- 50% of Fortune 500 companies from 2000 are gone.
- The lifespan of the corporation has dropped from 75 to 15 years in just 50 years.
- Over the last three years, 51% of Fortune 500 companies have had declining revenues.
But he also notes that these stats are often misused. He describes it in this video clip:
In this case, “gone” does not mean dead or bankrupt. It means not in the Fortune 500 anymore. The loss of market cap means that they’ve lost a tremendous amount of momentum and growth.
If you’re looking for a magic bullet, there isn’t one.
“This isn’t a fairy tale, so there isn’t necessarily a happy ending,” says Jaffe. “General Stanley McChrystal’s new book Team of Teams says the cracks (in our society) are evident and the demise is apparent.”
“Yogi Berra once said, ‘If you come to a fork in the road, take it.’ I say if the writing’s on the wall, read it,” Jaffe adds. “Even so, it still may be too little, too late.”
Pimping Your Customers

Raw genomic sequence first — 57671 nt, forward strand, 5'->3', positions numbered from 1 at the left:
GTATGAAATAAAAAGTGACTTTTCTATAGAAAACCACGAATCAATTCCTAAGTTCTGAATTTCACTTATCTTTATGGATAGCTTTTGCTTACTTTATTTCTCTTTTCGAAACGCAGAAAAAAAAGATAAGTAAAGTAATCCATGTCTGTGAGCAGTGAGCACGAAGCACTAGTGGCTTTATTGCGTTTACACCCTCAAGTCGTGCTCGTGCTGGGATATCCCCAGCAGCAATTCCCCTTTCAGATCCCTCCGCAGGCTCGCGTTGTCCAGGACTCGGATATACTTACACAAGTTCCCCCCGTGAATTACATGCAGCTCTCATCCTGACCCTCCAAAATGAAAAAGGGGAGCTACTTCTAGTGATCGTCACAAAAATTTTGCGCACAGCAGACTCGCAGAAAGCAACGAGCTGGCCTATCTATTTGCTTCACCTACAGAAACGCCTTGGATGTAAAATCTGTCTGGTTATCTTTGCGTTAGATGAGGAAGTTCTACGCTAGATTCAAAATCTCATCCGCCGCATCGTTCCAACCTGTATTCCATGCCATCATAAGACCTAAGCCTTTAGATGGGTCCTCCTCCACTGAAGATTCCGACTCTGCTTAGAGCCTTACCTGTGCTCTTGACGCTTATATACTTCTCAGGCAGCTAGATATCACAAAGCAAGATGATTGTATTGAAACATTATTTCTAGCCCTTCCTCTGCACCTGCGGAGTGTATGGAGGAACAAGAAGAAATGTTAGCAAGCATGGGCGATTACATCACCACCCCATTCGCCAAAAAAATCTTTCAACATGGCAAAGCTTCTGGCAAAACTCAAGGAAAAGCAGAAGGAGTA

A lot of companies feel the solution lies in getting to know their customers very well. Perhaps too well.
“Customer obsession for me is unhealthy,” says Jaffe. “It’s borderline being a customer stalker without breaking the law.” Here, he explains more about the importance of being obsessed:
But it comes down to this truth: if 80% of our revenue comes from returning business, why are we spending 20% or less of our total marketing dollars against that revenue contribution? You should treat your best customers better.
It infuriates Jaffe to see companies offering promotions and discounts for first-time buyers. “They are a promiscuous customer, which makes you a pimp. So just own it. Is that how you build a business that is built to last? No, that’s how you build a business that’s built to suck.”
Putting the Custom in Customer
“If you go back to Marketing 101, we’re in the business of surprising and delighting. We’re in the business of under-promising and over-delivering. And that’s where technology can play an incredible role.”
Jaffe regrets the ongoing misuse of Twitter. “Twitter should have been for customer service. I still believe that’s Twitter’s amazing role. It’s all about treating our customers better.”
He definitely sees a role for automation, but not in lieu of the human touch. Its purpose is to transform the customer experience, not roboticize it. When computers and humans work side by side, that’s where customer experience can flourish.